“I would say that [the updated SAT] is probably easier because a lot of the issues I’ve had with it were fatigue,” Lee said. “The reading section is so long that any shorter version would have made it easier.”

Although he believes digitizing the test may make it seem simpler for some, Lee also thinks there are pros and cons to both formats.

“[The paper SAT] is harder because when you do it on paper it hurts your hand more,” he said. “It’s less comfortable because you have to be physically writing.” 

However, Lee added that paper tests can aid the thinking process.

“The paper gives you something to flip between,” he said. “You can more easily write on the test and mark it up.”

Lee added that the reason he took the SAT in the first place was because he mainly chose to apply to out-of-state schools. 

“If your goal is community college or a UC school, [the SAT] is a complete waste of time, but if you want to go to a private school, I would recommend [taking it],” he said.

Test-optional policies in universities rose in popularity throughout the 2010s. According to the College Board website, a major catalyst for the rise of test-optional schools was the COVID-19 pandemic, during which students were unable to access testing centers. 

Ellis does not consider herself a proponent of the SAT, especially with the rise of test-optional schools. She recommends most students to apply to test-optional schools.

“For the most part in admissions, [the SAT] can be harmful,” Ellis said. “I don’t think everyone’s a great test taker, and I don’t think everyone can afford the same test prep as other students to prepare you for this test.”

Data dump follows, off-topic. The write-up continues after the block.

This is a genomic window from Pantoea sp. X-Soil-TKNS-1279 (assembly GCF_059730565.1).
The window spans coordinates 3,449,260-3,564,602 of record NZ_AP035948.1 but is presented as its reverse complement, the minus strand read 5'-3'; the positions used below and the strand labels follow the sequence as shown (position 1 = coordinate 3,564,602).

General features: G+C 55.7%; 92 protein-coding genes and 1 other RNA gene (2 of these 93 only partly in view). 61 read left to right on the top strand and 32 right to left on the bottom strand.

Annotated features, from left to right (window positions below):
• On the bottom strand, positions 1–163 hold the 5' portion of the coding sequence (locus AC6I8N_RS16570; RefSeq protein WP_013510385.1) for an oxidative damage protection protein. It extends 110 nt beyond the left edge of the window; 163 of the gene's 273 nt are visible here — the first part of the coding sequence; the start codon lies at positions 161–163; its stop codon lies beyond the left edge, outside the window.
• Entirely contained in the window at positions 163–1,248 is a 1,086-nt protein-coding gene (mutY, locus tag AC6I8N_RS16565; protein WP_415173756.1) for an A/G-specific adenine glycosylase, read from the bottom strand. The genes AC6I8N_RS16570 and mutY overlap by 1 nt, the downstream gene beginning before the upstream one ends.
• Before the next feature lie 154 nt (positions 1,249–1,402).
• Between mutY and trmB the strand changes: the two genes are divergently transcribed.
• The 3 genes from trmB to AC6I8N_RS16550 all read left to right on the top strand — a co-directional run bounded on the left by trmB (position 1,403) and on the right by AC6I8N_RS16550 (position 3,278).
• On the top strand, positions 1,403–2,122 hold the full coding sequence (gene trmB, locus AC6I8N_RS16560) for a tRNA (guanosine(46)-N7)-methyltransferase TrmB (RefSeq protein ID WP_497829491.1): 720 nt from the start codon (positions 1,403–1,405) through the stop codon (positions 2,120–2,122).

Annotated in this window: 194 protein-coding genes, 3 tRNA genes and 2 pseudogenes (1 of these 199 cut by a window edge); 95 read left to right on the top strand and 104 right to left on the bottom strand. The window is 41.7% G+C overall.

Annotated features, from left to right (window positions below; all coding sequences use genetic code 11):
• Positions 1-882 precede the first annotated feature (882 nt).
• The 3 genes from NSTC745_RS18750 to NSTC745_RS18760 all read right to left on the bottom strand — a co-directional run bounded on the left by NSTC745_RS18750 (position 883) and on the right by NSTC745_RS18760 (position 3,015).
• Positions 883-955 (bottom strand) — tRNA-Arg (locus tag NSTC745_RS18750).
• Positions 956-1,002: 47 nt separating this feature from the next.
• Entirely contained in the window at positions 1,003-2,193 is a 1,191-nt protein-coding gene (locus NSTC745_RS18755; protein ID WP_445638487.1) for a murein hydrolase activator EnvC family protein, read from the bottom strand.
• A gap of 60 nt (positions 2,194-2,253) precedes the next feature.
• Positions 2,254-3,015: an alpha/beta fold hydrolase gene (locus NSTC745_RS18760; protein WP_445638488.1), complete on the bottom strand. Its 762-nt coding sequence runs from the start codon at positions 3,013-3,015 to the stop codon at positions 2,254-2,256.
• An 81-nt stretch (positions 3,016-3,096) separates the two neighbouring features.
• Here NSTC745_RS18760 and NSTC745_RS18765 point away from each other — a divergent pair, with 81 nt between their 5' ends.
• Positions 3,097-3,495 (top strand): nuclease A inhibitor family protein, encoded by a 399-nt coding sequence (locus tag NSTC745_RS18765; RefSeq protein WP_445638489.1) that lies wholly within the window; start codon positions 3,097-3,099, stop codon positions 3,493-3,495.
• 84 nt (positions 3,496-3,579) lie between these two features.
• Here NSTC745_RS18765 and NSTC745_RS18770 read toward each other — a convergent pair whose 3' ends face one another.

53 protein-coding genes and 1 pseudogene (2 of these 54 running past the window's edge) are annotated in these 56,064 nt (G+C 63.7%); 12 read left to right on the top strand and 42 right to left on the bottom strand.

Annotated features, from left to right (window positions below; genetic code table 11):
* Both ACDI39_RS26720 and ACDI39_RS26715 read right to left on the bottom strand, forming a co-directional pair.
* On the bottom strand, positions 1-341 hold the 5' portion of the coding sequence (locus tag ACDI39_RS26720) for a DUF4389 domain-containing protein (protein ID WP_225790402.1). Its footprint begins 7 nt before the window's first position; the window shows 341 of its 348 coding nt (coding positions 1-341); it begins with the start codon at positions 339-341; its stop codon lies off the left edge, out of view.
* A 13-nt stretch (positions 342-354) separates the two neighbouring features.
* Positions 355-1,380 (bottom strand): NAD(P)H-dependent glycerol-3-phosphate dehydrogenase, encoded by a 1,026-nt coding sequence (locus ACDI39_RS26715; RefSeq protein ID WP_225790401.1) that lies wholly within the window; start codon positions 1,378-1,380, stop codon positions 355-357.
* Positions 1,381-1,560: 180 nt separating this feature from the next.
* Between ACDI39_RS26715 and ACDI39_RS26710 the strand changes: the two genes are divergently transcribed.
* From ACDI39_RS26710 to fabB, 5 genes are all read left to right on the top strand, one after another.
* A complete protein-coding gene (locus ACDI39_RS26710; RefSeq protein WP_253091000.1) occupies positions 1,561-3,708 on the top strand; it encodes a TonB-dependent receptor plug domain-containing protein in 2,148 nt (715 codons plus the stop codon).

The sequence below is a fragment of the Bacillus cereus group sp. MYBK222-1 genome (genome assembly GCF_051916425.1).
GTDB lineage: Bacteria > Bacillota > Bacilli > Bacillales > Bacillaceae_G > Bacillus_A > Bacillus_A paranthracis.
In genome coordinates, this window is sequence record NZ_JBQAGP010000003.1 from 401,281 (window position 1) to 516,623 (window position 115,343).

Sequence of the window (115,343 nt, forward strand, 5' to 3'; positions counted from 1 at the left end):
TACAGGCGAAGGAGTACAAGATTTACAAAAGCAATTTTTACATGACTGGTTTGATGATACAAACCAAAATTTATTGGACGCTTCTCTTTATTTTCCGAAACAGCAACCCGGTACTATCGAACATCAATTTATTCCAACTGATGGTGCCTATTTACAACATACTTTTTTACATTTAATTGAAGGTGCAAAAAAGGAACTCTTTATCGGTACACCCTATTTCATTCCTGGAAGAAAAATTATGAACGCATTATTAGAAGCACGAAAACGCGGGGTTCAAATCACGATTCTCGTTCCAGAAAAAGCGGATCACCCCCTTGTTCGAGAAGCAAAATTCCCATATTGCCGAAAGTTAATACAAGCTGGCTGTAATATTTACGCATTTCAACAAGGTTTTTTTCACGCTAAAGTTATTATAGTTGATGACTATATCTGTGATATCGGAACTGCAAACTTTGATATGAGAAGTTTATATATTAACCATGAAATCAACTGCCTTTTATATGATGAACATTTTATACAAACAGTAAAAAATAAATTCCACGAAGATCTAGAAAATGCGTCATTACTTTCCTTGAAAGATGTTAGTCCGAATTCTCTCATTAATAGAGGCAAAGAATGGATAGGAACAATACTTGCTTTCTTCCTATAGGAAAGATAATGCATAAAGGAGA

She believes that grades, extracurriculars, campus involvement, and teacher and counselor recommendations are better measures of college readiness.

“I think some of the statewide tests that you take might be an indicator of where you fall in English and math and some of those foundational subjects,” Ellis added. “That’s a much better indicator than a test you take on one day.”

However, she still believes that the updated SAT will give students opting to take the exam a better overall experience. 

“I’m still not a fan of the test,” Ellis said. “But the [new] style is better for the students.”

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About the Contributors
Isabella Aguilar, Staff Writer
Isabella Aguilar is a freshman at Pali High, and this is her first year at Tideline. Last year when she was at Paul Revere Middle School she wrote all the cover stories for her school paper, The Town Crier. Isabella is excited to improve her writing skills and become a better journalist. Some of her favorite things to do when has free time are running, playing piano, listening to music and spending time with her two dogs, Bootsy and Scout. 
Emma Hall, Staff Illustrator
Emma Hall is currently a sophomore at Pali and is in her first year as an illustrator for Tideline. She is looking forward to growing as an artist and to making new friends. Outside of school, Emma enjoys cooking, spending time with friends and family and listening to Taylor Swift and Lana Del Rey. She also plays club soccer and enjoys reading fiction books.